The last Probus meeting before Christmas is always a good fun affair and this year’s was no exception. Keith Bailey’s one-man acting performance of Charles Dickens’s famous novella, A Christmas Carol, was a first for the Club and in just over an hour with the aid of different props including a bed, table and lectern Keith enacted to our enthralled members a highly professional synopsis of the whole story which ended with rapturous applause from all present.
It was Christmas Eve and Scrooge, in his miserable poorly lit office, was grudgingly giving his overworked clerk Bob Cratchit the following day off for Christmas. Scrooge was reminiscing about his former partner Jacob Marley’s death seven years ago to the day as, having balanced the books, he locked up the office and made his way back to his small, poorly lit abode in Camden Town. He entered and, no sooner had he climbed the stairs to his cold and uninviting living room than his front doorbell started to ring announcing the arrival of a guest. As he opened the door there was the transparent face of Marley’s Ghost. Marley had no guts, Scrooge had been told, but he hadn’t believed it.
Marley’s apparition was there dragging a chain wrapped round his body which brought a feeling of foreboding to Scrooge, particularly as Marley stated that three ghosts would appear to Scrooge over the next three days. He was warning Scrooge not to follow in his own footsteps and have the burden of dragging a chain around for the rest of his days both on this earth and beyond.
The ghost of Christmas past with his glowing head symbolising the mind and representing memory came into sight and took Scrooge back to his happy childhood days when he was carefree, but then Keith wrapped a shawl round his head to become Scrooge’s sister who told him that he hadn’t changed, reminding him that she was poor and penniless. This was too much for Scrooge who shouted “begone spirit” as past truths came home to haunt him. There came the interval, for Kevin’s one-man role was somewhat exhausting and again it added to the drama; what would the second half bring?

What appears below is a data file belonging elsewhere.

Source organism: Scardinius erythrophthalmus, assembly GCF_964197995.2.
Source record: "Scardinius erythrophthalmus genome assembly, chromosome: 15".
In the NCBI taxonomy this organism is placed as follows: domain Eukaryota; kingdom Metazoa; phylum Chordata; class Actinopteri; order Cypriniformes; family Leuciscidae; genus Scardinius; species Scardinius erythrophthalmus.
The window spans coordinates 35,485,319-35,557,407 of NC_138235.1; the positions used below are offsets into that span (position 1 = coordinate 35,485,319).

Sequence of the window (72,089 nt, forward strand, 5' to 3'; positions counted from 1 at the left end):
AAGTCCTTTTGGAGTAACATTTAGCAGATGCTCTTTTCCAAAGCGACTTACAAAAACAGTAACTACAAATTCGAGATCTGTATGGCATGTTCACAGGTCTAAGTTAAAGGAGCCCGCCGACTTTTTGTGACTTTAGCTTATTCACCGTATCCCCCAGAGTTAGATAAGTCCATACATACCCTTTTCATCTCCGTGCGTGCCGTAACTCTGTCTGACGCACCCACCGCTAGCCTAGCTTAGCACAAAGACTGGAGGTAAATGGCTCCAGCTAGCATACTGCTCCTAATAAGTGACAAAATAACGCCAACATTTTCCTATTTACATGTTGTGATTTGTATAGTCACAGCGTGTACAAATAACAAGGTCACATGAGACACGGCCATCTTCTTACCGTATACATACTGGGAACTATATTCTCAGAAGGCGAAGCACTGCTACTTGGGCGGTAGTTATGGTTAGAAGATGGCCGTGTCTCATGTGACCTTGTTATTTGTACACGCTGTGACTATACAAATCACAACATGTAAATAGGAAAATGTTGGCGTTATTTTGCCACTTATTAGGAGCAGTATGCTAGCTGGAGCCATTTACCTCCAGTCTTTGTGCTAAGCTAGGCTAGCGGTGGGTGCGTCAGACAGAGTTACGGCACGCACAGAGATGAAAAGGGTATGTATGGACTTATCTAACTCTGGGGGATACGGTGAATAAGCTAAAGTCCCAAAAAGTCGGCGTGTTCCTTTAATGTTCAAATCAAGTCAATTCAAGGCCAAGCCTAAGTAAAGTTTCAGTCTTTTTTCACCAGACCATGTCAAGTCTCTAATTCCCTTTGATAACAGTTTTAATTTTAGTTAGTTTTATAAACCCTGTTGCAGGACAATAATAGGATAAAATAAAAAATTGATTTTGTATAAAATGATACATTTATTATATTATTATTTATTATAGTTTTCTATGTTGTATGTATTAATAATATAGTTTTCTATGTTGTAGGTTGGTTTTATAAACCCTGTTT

Part Two started with the Ghost of Christmas present appearing and representing generosity, empathy and the Christmas spirit. Scrooge wanted to become a giver. His nephew Fred appeared, wishing his uncle a happy New Year, and suddenly Scrooge realised that he must start being charitable toward his fellow men. He asked Fred to go out and buy the largest turkey he could lay his hands on and take it forthwith to Bob Cratchit’s family. The fact that Scrooge paid him a mere 15 shillings a week was starting to pray on his mind.
He was then shown an apparition of Tiny Tim, Cratchit’s crippled young son who was being carried around on his father’s shoulders and was apparently about to die. This moved Scrooge greatly and he was concerned that the turkey should arrive quickly at the Cratchit house, ordering his nephew to take a take a taxi, if necessary, to get there quickly. The clock struck 12 and the Ghost of Christmas Yet to Come appeared representing the fear of death and tomorrow’s day of reckoning. Scrooge contemplated this as he lay in his bed.
“Bob, you’re late”, muttered Scrooge, “what sort of time of day is this? Well, I’m not going to stand for this any longer and I’m raising your salary and want to help your struggling family.” Scrooge was better than his word, Tiny Tim didn’t die, Scrooge became a better man and we were left with the thought that there is a moral in life for all of us here.
Perhaps the world’s dictators might benefit from reading A Christmas Carol as, on behalf of our Probus Club, I post the last blog for 2022 and wonder how the one this time next year might read, before we all receive a message from “The Ghost of Christmas Yet to Come”!
A healthy, happy and prosperous New Year to all of our blog readers.